Aug 30, 2012

Carob Brown Bread

Somehow, I trick my mind into believing that using whole or gluten-free flours is not as bad when it comes to counting calories. They might be healthier, but the amount is large either way. Bread is bread, especially slathered with butter or jam.
I don´t think I ever baked a white bread to have lying around the house for myself. It just lingers there, like the prisoner before questioning, until it starts to dry out and I give it away or make a strata. Considering the cheese and extra ingredients the latter has, you´re right to question my judgment. But that´s not our point here.

Let´s focus on interesting breads, preferably with one or more different ingredients. 
Have you ever tried carob powder? It´s definitely interesting, with it´s cocoa powder look and incredibly deep and bitter taste. A small amount goes a long way. Don´t ever try to substitute one to one with cocoa. You will have a nice, impossible to eat little brown brick. A reminder of my high school days, when I went through a healthy period and decided to eat what I would call macrobiotic. It involved dark, brown bread and honey for breakfast and then the idea just got lost by lunch time, with my absolute resolution to start over the next day. 

I have, by now, baked a few breads involving seeds, oats and alternative flours. And a few others, one with amaranth and another with lemon and rice flour, that never made the cut.

But I´ll keep trying, like my friend Kat and her gluten free cupcakes.

According to the book, a similar version of this bread, called monastery of the angels brown bread, is made by nuns at a cloistered monastery in Hollywood, CA. Isn´t that an unlikely place to pray for your soul?

from The Pleasure ofWhole Grain Breads, by Beth Hensperger


2 ¼ cups warm water
1 ½ Tbs active dry yeast
Pinch of light brown sugar
3 Tbs unsalted butter, melted
¼ cup packed light brown sugar
¼ cup carob powder
½ cup nonfat dry milk powder
3 Tbs sesame seeds
1 Tbs salt
1 cup bread flour
4 to 4 ½ cups whole wheat flour
Additional sesame seeds, for garnish


Pour ½ cup of the warm water into a small bowl. Sprinkle the yeast and pinch of sugar, stir to dissolve and let stand at room tº until foamy, a few minutes.
In the bowl of stand mixer fitter with the paddle attachment, combine remaining 1 ¾ cups water, butter, sugar, carob, milk powder, seeds, salt, bread flour and ½ cup of whole wheat flour. Beat until smooth, about 1 minute.
Add the yeast mixture and beat for 2 minutes longer. (You can also do this in a large bowl using a whisk and beating vigorously).
Add the remaining whole wheat flour, ½ cup at a time, beating on low speed until a soft dough that just clears the sides of the bowl forms, switching to a wooden spoon when necessary if making by hand. Keep this dough soft, as it stiffens up easily.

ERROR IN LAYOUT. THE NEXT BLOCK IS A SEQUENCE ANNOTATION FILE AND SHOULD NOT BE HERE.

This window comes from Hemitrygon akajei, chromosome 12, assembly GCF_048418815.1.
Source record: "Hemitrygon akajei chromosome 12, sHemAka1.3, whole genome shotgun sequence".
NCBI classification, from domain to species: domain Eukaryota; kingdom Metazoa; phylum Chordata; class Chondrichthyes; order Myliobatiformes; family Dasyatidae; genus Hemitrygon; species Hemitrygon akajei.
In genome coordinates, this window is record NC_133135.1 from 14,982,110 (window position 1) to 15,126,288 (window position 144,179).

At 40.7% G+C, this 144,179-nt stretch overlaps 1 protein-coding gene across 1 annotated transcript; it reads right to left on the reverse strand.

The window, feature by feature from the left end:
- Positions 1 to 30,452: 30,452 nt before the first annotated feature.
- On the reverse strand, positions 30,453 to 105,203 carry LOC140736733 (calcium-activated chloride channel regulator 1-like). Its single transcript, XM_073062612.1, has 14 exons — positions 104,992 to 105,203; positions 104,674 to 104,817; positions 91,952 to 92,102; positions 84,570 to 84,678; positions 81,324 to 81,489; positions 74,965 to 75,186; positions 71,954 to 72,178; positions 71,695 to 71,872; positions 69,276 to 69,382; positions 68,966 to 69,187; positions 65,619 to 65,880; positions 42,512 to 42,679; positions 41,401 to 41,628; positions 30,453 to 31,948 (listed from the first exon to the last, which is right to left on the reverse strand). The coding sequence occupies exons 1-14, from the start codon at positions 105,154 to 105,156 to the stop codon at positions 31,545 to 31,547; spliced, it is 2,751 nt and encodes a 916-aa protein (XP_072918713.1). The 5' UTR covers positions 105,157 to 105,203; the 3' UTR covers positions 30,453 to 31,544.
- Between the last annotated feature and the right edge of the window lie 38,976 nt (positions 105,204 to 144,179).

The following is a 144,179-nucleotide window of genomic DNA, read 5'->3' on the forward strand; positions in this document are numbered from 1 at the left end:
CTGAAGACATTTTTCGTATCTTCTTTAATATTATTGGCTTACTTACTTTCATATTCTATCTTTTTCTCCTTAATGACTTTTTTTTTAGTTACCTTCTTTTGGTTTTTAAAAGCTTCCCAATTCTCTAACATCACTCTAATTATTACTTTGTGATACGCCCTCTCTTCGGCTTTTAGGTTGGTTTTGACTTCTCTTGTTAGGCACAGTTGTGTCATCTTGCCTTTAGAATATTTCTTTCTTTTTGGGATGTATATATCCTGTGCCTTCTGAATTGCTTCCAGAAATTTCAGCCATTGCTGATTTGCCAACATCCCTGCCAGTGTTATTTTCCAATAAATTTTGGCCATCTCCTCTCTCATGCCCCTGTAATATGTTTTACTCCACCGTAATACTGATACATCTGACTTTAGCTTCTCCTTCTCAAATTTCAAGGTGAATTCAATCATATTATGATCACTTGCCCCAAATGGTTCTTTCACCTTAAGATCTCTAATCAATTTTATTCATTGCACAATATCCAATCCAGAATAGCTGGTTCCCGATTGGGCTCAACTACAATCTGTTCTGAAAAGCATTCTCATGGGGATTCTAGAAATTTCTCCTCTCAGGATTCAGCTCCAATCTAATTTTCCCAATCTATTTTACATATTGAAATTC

Using the dough hook, knead until smooth and elastic, about 2 minutes. If you’re kneading by hand on a floured surface, it will take from 4 to 6 minutes. Add extra flour, 1 Tbs at a time, only if needed, just enough to prevent a sticky dough.
Transfer dough to a greased deep container, turn once to coat all sides, cover and let rise at room tº until doubled in bulk, about 1 ½ to 2 hours. Gently deflate and let rise for another 30 minutes.
Lightly grease the bottom of two 8x4 inch loaf pans.
Turn the dough onto the work surface, divide in 2 equal portions, pat each portion into a rectangle and roll into a loaf shape.
Place the loaves, seam side down, into the prepared pans. Cover loosely with plastic wrap or clean towel and let rise until doubled in bulk, about 40 to 50 minutes.
About 20 minutes before baking, preheat oven to 375º F /190ºC.
Using a sharp knife or lame, make a slash along the entire length of each loaf. Sprinkle the top of the loaves with some cold water and sesame seeds.
Bake for 40 to 45 minutes, or until the tops are a deeper color and the loaves sound hollow when tapped with your fingers.
Remove onto a wire rack and let cool completely before cutting.
Makes 2 loaves.


  1. I just have to say how beautiful this bread looks, everything from the texture to the color. I love darker breads, they are so much more flavorful (and yes, white bread on the other hand usually gets stale around here too). I've never used carob powder, I always learn something new from you.

    Thank you so much for the cupcake mention! :)

  2. I get what you mean, I tend to think that whole flour means less calories hahaha this looks great!!!

  3. Yum, Paula - what a hearty looking loaf of bread. I agree with Kat - dark breads make for much more interesting sandwiches! I'll have to give the carob powder trick a try as well!

  4. Oh, I just love the sound of this loaf, Paula...I have never even seen carob powder before, but I'd love to find some. This is beckoning me - I want to make a serious grilled cheese with it! I hope (as always) that you'll bring it over and share it w/ BYOB ( =)

  5. What a delicious and hearty loaf of bread!

  6. I'm always looking for a whole grain bread that my husband will eat. This one sounds very interesting, I haven't had carob powder since I was a kid.


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